In this paper, we describe a series of laboratory experiments that implement specific examples of a more general network structure and we examine equilibrium selection. Specifically, actions are either strategic substitutes or strategic complements, and participants have either complete or incomplete information about the structure of a random network. Since economic environments typically have a considerable degree of complementarity or substitutability, this framework applies to a wide variety of settings. The degree of equilibrium play is striking, in particular with incomplete information. Behavior closely resembles the theoretical equilibrium whenever this is unique; when there are multiple equilibria, general features of networks, such as connectivity, clustering, and the degree of the players, help to predict informed behavior in the lab. People appear to be strongly attracted to maximizing aggregate payoffs (social efficiency), but there are forces that moderate this attraction: 1) people seem content with (in the aggregate) capturing only the lion’s share of the efficient profits in exchange for reduced exposure to loss, and 2) uncertainty about the network structure makes it considerably more difficult to coordinate on a demanding, but efficient, equilibrium that is typically implemented with complete information.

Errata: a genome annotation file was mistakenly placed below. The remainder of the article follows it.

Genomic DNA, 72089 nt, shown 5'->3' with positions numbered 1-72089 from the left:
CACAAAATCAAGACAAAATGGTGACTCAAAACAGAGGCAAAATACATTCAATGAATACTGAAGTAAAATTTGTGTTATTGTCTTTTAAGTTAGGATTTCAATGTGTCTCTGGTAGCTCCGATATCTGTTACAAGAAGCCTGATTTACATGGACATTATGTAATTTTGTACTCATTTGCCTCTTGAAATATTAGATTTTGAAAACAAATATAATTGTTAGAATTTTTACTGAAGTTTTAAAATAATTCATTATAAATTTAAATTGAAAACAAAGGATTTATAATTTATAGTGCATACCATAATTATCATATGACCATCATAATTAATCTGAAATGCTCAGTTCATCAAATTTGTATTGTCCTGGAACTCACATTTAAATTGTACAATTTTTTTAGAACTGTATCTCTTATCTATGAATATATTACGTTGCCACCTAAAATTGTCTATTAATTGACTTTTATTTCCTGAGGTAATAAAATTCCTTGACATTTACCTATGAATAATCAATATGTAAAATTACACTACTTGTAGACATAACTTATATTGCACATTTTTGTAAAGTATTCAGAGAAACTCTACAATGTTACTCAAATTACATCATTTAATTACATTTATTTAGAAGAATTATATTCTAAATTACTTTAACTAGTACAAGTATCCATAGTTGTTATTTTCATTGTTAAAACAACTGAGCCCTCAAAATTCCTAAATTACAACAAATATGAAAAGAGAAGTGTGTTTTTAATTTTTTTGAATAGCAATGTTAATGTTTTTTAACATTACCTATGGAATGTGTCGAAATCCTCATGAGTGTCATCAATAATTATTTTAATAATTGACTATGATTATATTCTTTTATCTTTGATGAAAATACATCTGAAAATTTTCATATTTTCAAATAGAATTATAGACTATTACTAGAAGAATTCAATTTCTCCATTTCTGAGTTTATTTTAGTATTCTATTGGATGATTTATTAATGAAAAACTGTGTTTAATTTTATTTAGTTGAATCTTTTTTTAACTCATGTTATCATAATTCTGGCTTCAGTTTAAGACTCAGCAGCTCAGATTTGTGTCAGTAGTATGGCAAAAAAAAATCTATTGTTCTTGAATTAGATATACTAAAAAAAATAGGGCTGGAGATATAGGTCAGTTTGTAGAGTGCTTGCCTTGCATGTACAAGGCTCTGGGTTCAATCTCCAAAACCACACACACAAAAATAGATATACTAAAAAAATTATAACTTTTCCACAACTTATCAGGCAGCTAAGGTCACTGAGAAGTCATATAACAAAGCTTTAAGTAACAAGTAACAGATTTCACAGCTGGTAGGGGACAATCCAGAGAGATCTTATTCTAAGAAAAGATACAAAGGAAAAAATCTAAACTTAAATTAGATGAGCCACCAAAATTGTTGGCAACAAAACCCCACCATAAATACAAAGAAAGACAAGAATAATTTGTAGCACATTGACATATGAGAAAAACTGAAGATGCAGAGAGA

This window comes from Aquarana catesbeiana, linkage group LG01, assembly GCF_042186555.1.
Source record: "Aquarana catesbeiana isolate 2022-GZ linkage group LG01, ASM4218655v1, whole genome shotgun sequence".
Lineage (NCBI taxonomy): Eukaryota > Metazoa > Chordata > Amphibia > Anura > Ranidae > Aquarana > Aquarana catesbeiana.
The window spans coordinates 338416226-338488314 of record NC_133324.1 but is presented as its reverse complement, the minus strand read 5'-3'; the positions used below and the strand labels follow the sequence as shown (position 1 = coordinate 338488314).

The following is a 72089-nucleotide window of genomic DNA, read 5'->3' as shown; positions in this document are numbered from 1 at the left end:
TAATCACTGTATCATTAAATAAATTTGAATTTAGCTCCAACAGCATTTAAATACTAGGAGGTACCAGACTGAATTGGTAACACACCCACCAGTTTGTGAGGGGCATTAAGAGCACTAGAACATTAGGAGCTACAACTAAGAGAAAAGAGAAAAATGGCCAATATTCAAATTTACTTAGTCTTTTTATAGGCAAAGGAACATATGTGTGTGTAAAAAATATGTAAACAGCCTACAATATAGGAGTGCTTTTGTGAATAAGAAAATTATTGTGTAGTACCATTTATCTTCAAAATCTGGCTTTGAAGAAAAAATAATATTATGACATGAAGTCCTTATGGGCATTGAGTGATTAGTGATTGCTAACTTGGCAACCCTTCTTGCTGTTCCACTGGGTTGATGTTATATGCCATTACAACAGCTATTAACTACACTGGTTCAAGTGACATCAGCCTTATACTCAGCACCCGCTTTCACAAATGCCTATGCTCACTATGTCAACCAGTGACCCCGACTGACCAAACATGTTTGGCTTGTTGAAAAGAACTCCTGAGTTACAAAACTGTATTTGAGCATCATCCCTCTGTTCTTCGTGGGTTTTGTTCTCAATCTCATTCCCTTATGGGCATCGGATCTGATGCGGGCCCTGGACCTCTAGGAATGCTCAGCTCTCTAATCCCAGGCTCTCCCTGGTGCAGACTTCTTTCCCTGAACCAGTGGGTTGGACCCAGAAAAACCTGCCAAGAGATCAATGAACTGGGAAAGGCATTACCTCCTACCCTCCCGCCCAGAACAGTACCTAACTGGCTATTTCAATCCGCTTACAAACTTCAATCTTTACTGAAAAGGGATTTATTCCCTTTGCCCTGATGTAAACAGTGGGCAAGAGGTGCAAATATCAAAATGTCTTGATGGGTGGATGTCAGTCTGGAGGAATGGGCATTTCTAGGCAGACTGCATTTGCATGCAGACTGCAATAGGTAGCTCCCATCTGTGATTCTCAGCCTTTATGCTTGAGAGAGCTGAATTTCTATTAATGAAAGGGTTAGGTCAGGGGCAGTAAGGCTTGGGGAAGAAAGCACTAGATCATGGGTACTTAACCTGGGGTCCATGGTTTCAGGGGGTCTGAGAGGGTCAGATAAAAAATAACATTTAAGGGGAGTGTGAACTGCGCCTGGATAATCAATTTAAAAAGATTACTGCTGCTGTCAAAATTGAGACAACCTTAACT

Keywords: random networks, incomplete information, connectivity, clustering, strategic substitutes, strategic complements, experiment
JEL: C71 C91 D03 D85

Experimental Games on Networks: Underpinnings of Behavior and Equilibrium Selection

Date: 2013-07-22
By: Charness, Gary
Feri, Francesco
Meléndez-Jiménez, Miguel A
Sutter, Matthias
URL: http://d.repec.org/n?u=RePEc:cdl:ucsbec:qt6m0584qv&r=net
Keywords: Social and Behavioral Sciences

Abstract.